Yeah, about that… the first time Biden ran for president, in 1987, he was actually pulling ahead of the Democratic pack until his campaign got snagged on plagiarism. He got caught lifting entire sections of a speech by Neil Kinnock, a British Labor Party candidate who ran for Prime Minister and lost to Margaret Thatcher. It wasn't just the fact that Biden copied exact sections of Kinnock's speech, he also stole biographical facts from Kinnock's life and tried to pass them off as his own — like saying his ancestors were coal miners.

The most qualified person in the country to be president? Maybe in the mind of Joe Biden.

Perhaps in the pre-Internet era, Biden thought he could get away with it. But he didn't. An adviser for Michael Dukakis' campaign saw a tape of Kinnock's speech and put together a side-by-side comparison video of Biden's plagiarizing, then sent the tape to the New York Times. As reporters dug further into the story, they found that Biden had also lifted large portions of speeches by Robert Kennedy and Hubert Humphrey.

Those revelations led Biden to admit he got an “F" for a course in law school after he plagiarized five pages for a term paper. Biden was caught in more lies about his academic credentials and enough embarrassments mounted that he finally withdrew from the race.

The most qualified person in the country to be president? Maybe in the mind of Joe Biden.

Saturday Night Live writer Nimesh Patel, an Emmy-nominated comedian, is the latest victim in campus culture's wacky game. Patel is the first Indian-American writer for SNL, so by the usual standards of identity politics, he should be safe. Not the case. All of the rules went out the window when he was performing a stand-up comedy set for an event called "cultureSHOCK: Reclaim" at Columbia University hosted by the Asian American Alliance.

He joked that being gay cannot be a choice because “no one looks in the mirror and thinks, 'this black thing is too easy, let me just add another thing to it.'"

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For one, that's less of a joke and more of a statement. It's exactly the kind of safe, pro-LGBT statement that you would think campus feminists and trans activists would squeal with glee to hear.

According to Columbia's school paper, student organizers, offended by Patel's joke, rushed the stage 30 minutes into the set and told Patel that he needed to finish his set and say a few closing remarks.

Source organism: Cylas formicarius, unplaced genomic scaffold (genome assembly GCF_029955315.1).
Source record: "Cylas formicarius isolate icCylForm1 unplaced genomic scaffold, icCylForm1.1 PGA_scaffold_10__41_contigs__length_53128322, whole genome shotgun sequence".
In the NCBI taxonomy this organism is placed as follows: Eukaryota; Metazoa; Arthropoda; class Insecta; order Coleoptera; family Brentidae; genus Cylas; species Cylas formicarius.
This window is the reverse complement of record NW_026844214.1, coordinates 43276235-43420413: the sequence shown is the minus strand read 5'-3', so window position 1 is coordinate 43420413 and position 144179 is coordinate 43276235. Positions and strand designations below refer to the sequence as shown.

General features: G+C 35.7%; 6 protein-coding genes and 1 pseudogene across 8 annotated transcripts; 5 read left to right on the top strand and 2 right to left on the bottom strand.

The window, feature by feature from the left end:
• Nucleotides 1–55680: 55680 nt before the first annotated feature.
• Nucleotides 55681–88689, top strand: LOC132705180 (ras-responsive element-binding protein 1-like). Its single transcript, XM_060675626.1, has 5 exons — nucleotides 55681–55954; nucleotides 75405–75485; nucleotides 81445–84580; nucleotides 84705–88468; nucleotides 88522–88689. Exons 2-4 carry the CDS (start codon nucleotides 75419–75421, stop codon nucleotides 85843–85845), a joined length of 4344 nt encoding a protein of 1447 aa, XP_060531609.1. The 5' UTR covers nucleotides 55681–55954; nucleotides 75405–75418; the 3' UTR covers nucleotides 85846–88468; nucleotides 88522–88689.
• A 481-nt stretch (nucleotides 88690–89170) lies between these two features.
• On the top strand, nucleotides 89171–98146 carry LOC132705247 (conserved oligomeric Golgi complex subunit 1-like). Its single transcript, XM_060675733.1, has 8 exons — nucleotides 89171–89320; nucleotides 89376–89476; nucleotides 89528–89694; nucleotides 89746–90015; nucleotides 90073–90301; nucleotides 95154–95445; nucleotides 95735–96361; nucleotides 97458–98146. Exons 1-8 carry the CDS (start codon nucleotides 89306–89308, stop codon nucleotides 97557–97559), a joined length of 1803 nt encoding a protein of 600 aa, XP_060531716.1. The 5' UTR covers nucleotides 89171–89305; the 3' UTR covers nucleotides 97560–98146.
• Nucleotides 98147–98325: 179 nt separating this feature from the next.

Patel argued that his jokes were not offensive, and that they were actually much-needed insights into the real world. He also made it clear that he stands in solidarity with the Asian American Alliance.

They still cut his microphone off and booted him off stage.

Patel hasn't commented on the uproar, but here are a few comments from people who were in the audience:

The Columbia Spectator quoted three students who were in the audience. One of them said:

“The message they were trying to send with the event was opposite to the jokes he was making, and using people's ethnicity as the crux of his jokes could be funny but still offensive... He definitely wasn't the most crass comedian I've ever heard but for the event it was inappropriate."

Another student said:

“I really dislike when people who are older say that our generation needs to be exposed to the real world. Obviously the world is not a safe space but just accepting that it's not and continuing to perpetuate the un-safeness of it… is saying that it can't be changed," said Jao. “When older generations say you need to stop being so sensitive, it's like undermining what our generation is trying to do in accepting others and making it safer."

The radical version of leftism that has overtaken college campuses... will eat their own without thinking twice.

The third student wasn't bothered by the jokes:

“While what some of the things that he said might have been a bit provoking to some of the audience, as someone who watches comedy a lot, none of them were jokes that I hadn't heard before and none of them were jokes that elicited such a response in my experience."

The third student is a little ray of hope in all of this, but I'm afraid that people like her are increasingly outnumbered and unwilling to speak up.

The jokes were clearly not racist or homophobic. If anything, they seem to have been designed to pander to overly sensitive campus activists who all too often cry “racist" and “homophobic" and all their other insults.

It just goes to show that the left, particularly the radical version of leftism that has overtaken college campuses, will stop at nothing to push its postmodern narrative. They'll spare nobody. And they will eat their own without thinking twice.

Forbes recently described student loan debt as the $1.5 trillion crisis, adding that "Student loan debt is now the second highest consumer debt category - behind only mortgage debt - and higher than both credit cards and auto loans," which is affecting 44 million borrowers in the U.S.

There's also the cultural effect that college is having, the indoctrination that young people are being subjected to. More and more powerful people are recognizing that college as an institution is a problem.

Last Friday, Peter Thiel gave a keynote speech at the Intercollegiate Studies Institute's Collegiate Network editors' conference. He told a roomful of 100 students:

Universities today are as corrupt as the Catholic Church of 500 years ago. At some point, if it's 100 to zero, you start to suspect you're in North Korea. Does the unanimity mean you've gotten to the truth, or does it mean you're in a totalitarian state. We have this illusion that all sorts of important decisions have been decided.

He added:

We are not on the losing side of history. The other side is on the losing side. The reformation is going to happen, and it won't come from within, but from the outside.

Thiel has worked actively to bring about the change that he's talking about here. The lawsuit he led against Gawker helped topple their empire of filth and lowest-level journalism. He has also created The Thiel Fellowship, which "gives $100,000 to young people who want to build new things instead of sitting in a classroom. The idea that we are on the losing side is a form of psychological warfare."

We're not on the losing side. Not in the slightest.

And he's right. We're not on the losing side. Not in the slightest. We're on the up-and-up. Things are only going to get better from here.